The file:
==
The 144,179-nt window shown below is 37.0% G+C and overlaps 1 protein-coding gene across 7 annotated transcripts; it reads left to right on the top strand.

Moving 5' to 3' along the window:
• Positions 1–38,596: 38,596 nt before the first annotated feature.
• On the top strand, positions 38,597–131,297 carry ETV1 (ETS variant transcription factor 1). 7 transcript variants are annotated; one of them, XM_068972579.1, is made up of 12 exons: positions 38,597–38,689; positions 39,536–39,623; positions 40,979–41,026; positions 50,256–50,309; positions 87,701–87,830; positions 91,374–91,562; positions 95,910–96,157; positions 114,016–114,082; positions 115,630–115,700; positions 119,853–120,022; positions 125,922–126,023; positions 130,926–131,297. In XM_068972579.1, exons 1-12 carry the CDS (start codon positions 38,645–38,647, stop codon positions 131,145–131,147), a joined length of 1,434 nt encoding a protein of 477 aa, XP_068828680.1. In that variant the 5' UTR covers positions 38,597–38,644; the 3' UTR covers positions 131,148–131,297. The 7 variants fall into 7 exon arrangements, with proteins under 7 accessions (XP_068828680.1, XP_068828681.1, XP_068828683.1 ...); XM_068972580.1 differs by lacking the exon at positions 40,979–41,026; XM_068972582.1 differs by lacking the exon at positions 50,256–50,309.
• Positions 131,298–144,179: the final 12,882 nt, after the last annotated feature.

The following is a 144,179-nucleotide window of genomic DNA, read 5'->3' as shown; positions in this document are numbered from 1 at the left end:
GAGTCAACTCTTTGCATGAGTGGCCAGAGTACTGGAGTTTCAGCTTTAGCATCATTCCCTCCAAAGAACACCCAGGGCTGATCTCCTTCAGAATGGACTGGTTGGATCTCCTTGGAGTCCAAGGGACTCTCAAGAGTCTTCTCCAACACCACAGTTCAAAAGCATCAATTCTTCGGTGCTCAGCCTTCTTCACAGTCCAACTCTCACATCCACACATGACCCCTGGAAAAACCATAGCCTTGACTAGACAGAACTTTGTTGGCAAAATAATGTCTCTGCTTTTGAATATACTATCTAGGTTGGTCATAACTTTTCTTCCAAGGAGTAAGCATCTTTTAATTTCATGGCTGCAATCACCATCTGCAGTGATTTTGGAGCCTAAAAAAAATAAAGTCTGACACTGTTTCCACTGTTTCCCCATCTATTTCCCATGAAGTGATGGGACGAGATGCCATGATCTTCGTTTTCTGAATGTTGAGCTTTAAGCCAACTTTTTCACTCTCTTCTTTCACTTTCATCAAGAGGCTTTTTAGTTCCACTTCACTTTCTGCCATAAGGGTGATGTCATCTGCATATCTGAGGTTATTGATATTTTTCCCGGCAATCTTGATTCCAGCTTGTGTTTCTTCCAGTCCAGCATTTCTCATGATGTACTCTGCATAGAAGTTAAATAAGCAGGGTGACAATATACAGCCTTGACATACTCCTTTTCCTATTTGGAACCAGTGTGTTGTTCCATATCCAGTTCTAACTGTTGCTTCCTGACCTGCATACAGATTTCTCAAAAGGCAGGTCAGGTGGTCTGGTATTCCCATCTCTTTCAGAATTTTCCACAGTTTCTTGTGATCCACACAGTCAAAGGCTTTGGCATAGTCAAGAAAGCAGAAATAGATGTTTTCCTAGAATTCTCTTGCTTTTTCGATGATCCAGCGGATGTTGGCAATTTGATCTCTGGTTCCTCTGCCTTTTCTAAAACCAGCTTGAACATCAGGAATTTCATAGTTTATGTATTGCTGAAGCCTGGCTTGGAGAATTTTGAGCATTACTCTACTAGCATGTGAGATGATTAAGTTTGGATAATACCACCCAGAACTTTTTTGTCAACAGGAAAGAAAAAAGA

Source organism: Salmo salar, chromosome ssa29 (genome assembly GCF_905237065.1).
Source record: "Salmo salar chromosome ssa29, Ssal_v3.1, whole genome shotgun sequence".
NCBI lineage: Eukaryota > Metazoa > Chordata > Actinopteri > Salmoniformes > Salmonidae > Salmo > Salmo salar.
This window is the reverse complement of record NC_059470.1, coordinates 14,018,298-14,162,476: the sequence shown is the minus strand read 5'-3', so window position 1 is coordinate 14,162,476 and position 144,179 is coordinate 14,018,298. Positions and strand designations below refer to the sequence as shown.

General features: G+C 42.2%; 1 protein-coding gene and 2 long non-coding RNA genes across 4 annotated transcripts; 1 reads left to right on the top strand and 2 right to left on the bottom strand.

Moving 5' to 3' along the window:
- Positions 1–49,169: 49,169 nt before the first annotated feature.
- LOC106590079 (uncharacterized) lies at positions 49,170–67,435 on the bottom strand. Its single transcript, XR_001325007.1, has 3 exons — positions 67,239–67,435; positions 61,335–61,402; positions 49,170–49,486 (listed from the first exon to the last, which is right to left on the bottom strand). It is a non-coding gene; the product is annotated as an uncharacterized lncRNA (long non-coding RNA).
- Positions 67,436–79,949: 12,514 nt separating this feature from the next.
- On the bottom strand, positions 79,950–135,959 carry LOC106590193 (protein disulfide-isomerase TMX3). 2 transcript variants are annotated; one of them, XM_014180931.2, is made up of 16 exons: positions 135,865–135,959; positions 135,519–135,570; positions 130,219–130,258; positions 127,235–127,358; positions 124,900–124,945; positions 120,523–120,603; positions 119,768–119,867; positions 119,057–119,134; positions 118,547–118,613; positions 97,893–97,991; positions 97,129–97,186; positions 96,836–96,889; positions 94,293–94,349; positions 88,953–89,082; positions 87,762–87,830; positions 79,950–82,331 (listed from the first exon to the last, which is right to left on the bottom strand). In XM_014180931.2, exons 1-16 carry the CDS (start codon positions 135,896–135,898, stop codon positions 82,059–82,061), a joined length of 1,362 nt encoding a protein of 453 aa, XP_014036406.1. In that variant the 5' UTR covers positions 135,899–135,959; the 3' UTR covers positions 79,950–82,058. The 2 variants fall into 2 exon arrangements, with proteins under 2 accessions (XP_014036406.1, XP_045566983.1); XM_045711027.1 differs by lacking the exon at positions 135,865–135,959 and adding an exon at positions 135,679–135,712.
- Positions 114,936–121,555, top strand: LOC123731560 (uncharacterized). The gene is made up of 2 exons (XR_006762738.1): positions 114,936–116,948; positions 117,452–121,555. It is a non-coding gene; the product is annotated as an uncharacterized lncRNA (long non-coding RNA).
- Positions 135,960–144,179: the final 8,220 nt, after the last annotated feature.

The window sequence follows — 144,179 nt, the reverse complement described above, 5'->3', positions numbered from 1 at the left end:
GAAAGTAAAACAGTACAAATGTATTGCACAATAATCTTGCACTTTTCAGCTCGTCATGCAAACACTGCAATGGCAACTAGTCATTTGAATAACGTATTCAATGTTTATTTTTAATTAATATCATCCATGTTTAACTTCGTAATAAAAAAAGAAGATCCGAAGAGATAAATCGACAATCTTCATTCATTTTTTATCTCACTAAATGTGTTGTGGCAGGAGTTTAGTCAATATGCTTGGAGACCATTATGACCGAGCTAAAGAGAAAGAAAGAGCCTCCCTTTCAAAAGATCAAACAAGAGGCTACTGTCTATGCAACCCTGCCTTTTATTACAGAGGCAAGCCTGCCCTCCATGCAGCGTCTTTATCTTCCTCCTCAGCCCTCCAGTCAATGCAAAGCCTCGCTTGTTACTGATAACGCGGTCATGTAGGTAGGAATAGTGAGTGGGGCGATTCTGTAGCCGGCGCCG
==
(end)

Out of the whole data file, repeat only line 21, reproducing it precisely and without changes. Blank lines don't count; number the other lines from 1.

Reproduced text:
GAAAGTAAAACAGTACAAATGTATTGCACAATAATCTTGCACTTTTCAGCTCGTCATGCAAACACTGCAATGGCAACTAGTCATTTGAATAACGTATTCAATGTTTATTTTTAATTAATATCATCCATGTTTAACTTCGTAATAAAAAAAGAAGATCCGAAGAGATAAATCGACAATCTTCATTCATTTTTTATCTCACTAAATGTGTTGTGGCAGGAGTTTAGTCAATATGCTTGGAGACCATTATGACCGAGCTAAAGAGAAAGAAAGAGCCTCCCTTTCAAAAGATCAAACAAGAGGCTACTGTCTATGCAACCCTGCCTTTTATTACAGAGGCAAGCCTGCCCTCCATGCAGCGTCTTTATCTTCCTCCTCAGCCCTCCAGTCAATGCAAAGCCTCGCTTGTTACTGATAACGCGGTCATGTAGGTAGGAATAGTGAGTGGGGCGATTCTGTAGCCGGCGCCG